I generally use original content in the blog, but today I would like to draw your attention to a case study from Baker Hughes. It is a good example of how interdisciplinary teams can collaborate to help an operator generate real value.
An operator sought an independent assessment of a Montney shale play in the Farrell Creek area of British Colombia. Talisman hoped to not only to develop a shale play within the 51,000 acre reserve, but to also investigate the economic viability of a gas-to-liquids fuels plant in western Canada.
Baker Hughes Reservoir Development Services (RDS) used a multidisciplinary team of experts, including Gaffney, Cline & Associates (GCA) consultants, geomechanical experts, and experts from the Baker Hughes geosciences and pressure pumping groups to assess the technical merits of the play. The integrated RDS team supplied experts covering disciplines in geophysics, geology, petrophysics, reservoir engineering, drilling, completions, facilities and related costs, as well as knowledge of the gas-to-liquids industry.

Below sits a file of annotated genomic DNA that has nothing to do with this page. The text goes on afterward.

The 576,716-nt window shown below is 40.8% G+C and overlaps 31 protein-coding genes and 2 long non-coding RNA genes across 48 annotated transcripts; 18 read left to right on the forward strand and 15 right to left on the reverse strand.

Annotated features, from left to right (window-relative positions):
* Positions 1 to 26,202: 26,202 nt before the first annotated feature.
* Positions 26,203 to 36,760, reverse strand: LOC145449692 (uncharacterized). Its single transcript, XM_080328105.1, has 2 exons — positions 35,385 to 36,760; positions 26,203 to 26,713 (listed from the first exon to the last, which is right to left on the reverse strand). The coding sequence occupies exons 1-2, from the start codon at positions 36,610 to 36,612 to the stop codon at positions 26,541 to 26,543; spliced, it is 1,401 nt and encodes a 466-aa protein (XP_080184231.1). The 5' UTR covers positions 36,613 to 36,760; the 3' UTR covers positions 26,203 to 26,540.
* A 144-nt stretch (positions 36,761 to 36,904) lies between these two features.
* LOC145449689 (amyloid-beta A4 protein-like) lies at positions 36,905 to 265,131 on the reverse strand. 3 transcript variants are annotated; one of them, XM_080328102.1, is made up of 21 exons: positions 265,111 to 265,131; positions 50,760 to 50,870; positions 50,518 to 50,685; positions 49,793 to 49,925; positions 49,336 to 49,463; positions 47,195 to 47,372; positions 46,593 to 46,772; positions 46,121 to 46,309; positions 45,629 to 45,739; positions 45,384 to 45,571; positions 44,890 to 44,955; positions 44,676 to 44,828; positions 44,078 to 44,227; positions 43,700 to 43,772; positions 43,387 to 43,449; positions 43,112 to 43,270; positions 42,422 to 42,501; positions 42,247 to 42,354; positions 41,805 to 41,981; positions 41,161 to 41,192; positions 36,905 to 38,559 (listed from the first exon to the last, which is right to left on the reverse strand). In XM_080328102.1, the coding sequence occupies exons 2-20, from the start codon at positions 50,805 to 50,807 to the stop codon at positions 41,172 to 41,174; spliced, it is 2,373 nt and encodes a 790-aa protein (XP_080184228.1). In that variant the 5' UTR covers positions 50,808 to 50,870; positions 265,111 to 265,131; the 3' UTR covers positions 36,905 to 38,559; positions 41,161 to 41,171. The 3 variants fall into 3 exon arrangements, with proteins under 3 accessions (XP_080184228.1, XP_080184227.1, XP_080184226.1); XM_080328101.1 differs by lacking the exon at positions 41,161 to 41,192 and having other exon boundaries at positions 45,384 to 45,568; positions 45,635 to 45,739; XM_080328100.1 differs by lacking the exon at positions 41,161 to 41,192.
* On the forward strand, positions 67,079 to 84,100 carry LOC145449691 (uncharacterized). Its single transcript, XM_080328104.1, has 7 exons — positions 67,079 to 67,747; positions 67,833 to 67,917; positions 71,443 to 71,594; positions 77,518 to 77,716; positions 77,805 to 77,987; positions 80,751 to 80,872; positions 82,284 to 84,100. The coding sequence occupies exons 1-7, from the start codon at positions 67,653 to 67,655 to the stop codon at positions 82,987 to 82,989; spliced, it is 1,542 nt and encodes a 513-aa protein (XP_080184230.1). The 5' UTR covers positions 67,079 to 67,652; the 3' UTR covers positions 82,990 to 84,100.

Assessment efforts included evaluating the shale gas potential at the subsurface, the surface, and infrastructure levels, and providing a comprehensive technical evaluation. RDS, along with their affiliates, efficiently addressed complex technical and logistical issues in-depth, using their established “shale engineering” approach. Additionally RDS supplied geomechanical and reservoir simulation models that are better suited to predict long-term shale production performance compared to the usual “type curve” approaches. From the RDS integrated assessment, the client was able to properly assess the reserve and enter a partnership for a commercially viable play.